b8.1. Pards–no apostrophe needed before the “P”
c1.1. No general usage guide allows for capitalization of skin color when used in reference to race, except in the name of an organization. Use African American (no hyphen) when possible and appropriate.
c1.2. Use Asian, not Oriental.
c1.3. Use Native American, not American Indian.
c1.4. Latino and Hispanic American both refer to a person of Latin American descent living in the United States, particularly of Cuban, Mexican, or Puerto Rican origin. Latino is preferred for use as a collective noun or adjective form. Use regional designations and nationalities, such as Latin American, Peruvian, Bolivian, Mexican, Cuban, Puerto Rican, and Columbian, when they are more accurate and specific than a general designation might be. Consult persons you are writing about concerning their preference for a specific designation.
Always use lowercase for gay or lesbian, unless used in the name of an organization.
c3.1 The use of the pronoun he in reference to a nonspecific class of people is not acceptable. The easiest way to correct this is to use a plural construction.
Doctors do the best they can to heal others. [Not A doctor does the best he can to heal others.]
When that is impossible, either use one, or he or she and his or her (or vice versa). Do not use he/she or s/he. Only use he (or she) if referring to a specific person.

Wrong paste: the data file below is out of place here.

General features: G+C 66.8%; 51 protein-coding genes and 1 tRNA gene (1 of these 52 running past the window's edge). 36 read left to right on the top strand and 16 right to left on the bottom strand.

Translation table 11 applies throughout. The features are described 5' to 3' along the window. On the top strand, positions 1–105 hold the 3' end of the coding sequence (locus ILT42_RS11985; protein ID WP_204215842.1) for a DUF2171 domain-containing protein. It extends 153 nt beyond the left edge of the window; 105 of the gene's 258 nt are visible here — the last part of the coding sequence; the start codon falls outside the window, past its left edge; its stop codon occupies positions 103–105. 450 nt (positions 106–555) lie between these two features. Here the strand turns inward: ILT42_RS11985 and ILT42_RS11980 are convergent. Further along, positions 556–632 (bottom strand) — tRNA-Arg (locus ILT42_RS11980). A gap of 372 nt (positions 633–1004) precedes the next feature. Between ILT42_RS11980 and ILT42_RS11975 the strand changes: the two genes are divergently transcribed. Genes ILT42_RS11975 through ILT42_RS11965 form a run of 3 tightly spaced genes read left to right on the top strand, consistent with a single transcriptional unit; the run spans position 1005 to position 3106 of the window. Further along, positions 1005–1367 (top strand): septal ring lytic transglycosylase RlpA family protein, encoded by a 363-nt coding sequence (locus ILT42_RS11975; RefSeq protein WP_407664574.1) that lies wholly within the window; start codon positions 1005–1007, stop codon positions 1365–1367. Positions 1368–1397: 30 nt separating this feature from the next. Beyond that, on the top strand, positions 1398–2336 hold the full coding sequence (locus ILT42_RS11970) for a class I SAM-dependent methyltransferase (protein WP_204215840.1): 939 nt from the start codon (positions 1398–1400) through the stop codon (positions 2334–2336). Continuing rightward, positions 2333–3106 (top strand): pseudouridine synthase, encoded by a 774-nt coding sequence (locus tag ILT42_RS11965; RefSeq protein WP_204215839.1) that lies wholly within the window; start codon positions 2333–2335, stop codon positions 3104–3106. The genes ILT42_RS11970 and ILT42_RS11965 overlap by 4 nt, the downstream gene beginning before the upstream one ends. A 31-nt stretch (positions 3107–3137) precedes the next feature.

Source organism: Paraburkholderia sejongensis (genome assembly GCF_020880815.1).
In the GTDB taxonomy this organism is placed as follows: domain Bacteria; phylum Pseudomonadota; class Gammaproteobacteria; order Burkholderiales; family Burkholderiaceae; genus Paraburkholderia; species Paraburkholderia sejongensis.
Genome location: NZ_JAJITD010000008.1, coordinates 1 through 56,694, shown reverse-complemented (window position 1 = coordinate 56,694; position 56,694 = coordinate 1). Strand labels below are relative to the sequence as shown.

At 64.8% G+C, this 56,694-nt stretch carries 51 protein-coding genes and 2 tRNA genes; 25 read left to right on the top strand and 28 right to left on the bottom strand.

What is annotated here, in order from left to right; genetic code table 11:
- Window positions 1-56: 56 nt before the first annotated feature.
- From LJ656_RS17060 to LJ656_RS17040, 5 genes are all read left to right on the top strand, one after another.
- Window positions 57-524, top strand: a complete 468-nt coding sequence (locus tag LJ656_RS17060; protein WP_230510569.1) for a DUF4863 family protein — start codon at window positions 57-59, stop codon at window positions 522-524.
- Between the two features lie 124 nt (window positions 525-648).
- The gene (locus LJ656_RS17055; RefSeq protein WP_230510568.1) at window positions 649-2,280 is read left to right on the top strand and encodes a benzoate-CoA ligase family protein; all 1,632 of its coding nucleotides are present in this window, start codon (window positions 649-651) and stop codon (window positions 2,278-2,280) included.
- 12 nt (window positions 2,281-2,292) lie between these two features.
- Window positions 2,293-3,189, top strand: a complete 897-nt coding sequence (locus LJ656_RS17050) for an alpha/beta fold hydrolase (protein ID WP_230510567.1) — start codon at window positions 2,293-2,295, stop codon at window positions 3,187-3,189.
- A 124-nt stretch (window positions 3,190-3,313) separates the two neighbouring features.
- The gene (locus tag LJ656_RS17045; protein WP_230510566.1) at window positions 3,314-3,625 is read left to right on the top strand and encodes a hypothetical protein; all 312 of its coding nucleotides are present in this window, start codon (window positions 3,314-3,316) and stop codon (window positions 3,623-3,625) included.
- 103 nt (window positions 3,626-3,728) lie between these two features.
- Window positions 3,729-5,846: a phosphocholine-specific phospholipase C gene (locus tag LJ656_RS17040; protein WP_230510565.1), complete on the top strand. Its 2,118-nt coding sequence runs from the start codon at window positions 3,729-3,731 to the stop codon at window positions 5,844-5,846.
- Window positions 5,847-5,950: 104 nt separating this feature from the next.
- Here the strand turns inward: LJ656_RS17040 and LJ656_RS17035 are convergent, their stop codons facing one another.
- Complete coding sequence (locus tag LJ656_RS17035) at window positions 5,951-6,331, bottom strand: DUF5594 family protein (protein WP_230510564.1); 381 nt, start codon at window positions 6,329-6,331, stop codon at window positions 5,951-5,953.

Dr. Marcus Welby will do all he can to save the patient and brew a fine cup of decaf coffee.
c3.2 Use first-year student rather than freshman whenever possible. Exceptions may be made when referring to classes before 1970, when Lafayette became a coeducational institution. Do not use the dated and demeaning frosh.
c4.1. In general, use a person’s full name on first reference, last name thereafter. However, when two people with the same last name are mentioned in the same article (for instance, husband and wife or two brothers), use first names on second references. When writing about children (through age 12) use first name on second reference. If the person is middle-school or high-school age, then the use of first or last name on second reference needs to be determined by the context of the article.
c4.2. -Be consistent with a person’s name, particularly a professor. If the person does not have a preference, use the informal form.
Art Kney [instead of Arthur Kney]